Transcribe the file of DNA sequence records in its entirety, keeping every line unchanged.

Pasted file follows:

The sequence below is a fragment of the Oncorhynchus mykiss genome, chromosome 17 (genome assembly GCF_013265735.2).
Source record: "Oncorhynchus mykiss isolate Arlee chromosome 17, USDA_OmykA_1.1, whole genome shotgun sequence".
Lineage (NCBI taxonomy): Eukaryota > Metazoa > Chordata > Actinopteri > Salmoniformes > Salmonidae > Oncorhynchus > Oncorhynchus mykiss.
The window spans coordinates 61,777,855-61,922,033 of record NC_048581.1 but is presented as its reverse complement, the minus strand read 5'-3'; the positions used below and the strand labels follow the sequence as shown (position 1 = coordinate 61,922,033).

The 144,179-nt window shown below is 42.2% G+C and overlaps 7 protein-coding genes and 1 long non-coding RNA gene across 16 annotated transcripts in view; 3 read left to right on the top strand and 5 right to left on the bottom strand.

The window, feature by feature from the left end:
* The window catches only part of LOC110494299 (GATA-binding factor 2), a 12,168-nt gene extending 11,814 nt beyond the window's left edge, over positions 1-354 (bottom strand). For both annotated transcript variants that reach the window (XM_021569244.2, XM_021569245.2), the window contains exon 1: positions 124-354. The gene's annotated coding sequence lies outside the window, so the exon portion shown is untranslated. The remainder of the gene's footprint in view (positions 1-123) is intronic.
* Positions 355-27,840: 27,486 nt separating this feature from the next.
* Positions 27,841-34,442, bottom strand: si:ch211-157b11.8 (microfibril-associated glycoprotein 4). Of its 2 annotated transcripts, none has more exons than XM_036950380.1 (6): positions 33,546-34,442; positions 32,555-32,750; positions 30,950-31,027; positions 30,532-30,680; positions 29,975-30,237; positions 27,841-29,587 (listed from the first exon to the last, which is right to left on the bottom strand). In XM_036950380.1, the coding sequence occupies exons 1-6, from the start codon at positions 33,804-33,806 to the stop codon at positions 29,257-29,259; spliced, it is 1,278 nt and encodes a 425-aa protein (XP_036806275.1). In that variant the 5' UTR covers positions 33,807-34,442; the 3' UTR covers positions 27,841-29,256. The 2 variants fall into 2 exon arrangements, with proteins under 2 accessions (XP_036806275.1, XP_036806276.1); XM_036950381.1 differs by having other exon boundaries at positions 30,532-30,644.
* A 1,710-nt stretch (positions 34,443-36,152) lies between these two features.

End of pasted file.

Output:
The sequence below is a fragment of the Oncorhynchus mykiss genome, chromosome 17 (genome assembly GCF_013265735.2).
Source record: "Oncorhynchus mykiss isolate Arlee chromosome 17, USDA_OmykA_1.1, whole genome shotgun sequence".
Lineage (NCBI taxonomy): Eukaryota > Metazoa > Chordata > Actinopteri > Salmoniformes > Salmonidae > Oncorhynchus > Oncorhynchus mykiss.
The window spans coordinates 61,777,855-61,922,033 of record NC_048581.1 but is presented as its reverse complement, the minus strand read 5'-3'; the positions used below and the strand labels follow the sequence as shown (position 1 = coordinate 61,922,033).

The 144,179-nt window shown below is 42.2% G+C and overlaps 7 protein-coding genes and 1 long non-coding RNA gene across 16 annotated transcripts in view; 3 read left to right on the top strand and 5 right to left on the bottom strand.

The window, feature by feature from the left end:
* The window catches only part of LOC110494299 (GATA-binding factor 2), a 12,168-nt gene extending 11,814 nt beyond the window's left edge, over positions 1-354 (bottom strand). For both annotated transcript variants that reach the window (XM_021569244.2, XM_021569245.2), the window contains exon 1: positions 124-354. The gene's annotated coding sequence lies outside the window, so the exon portion shown is untranslated. The remainder of the gene's footprint in view (positions 1-123) is intronic.
* Positions 355-27,840: 27,486 nt separating this feature from the next.
* Positions 27,841-34,442, bottom strand: si:ch211-157b11.8 (microfibril-associated glycoprotein 4). Of its 2 annotated transcripts, none has more exons than XM_036950380.1 (6): positions 33,546-34,442; positions 32,555-32,750; positions 30,950-31,027; positions 30,532-30,680; positions 29,975-30,237; positions 27,841-29,587 (listed from the first exon to the last, which is right to left on the bottom strand). In XM_036950380.1, the coding sequence occupies exons 1-6, from the start codon at positions 33,804-33,806 to the stop codon at positions 29,257-29,259; spliced, it is 1,278 nt and encodes a 425-aa protein (XP_036806275.1). In that variant the 5' UTR covers positions 33,807-34,442; the 3' UTR covers positions 27,841-29,256. The 2 variants fall into 2 exon arrangements, with proteins under 2 accessions (XP_036806275.1, XP_036806276.1); XM_036950381.1 differs by having other exon boundaries at positions 30,532-30,644.
* A 1,710-nt stretch (positions 34,443-36,152) lies between these two features.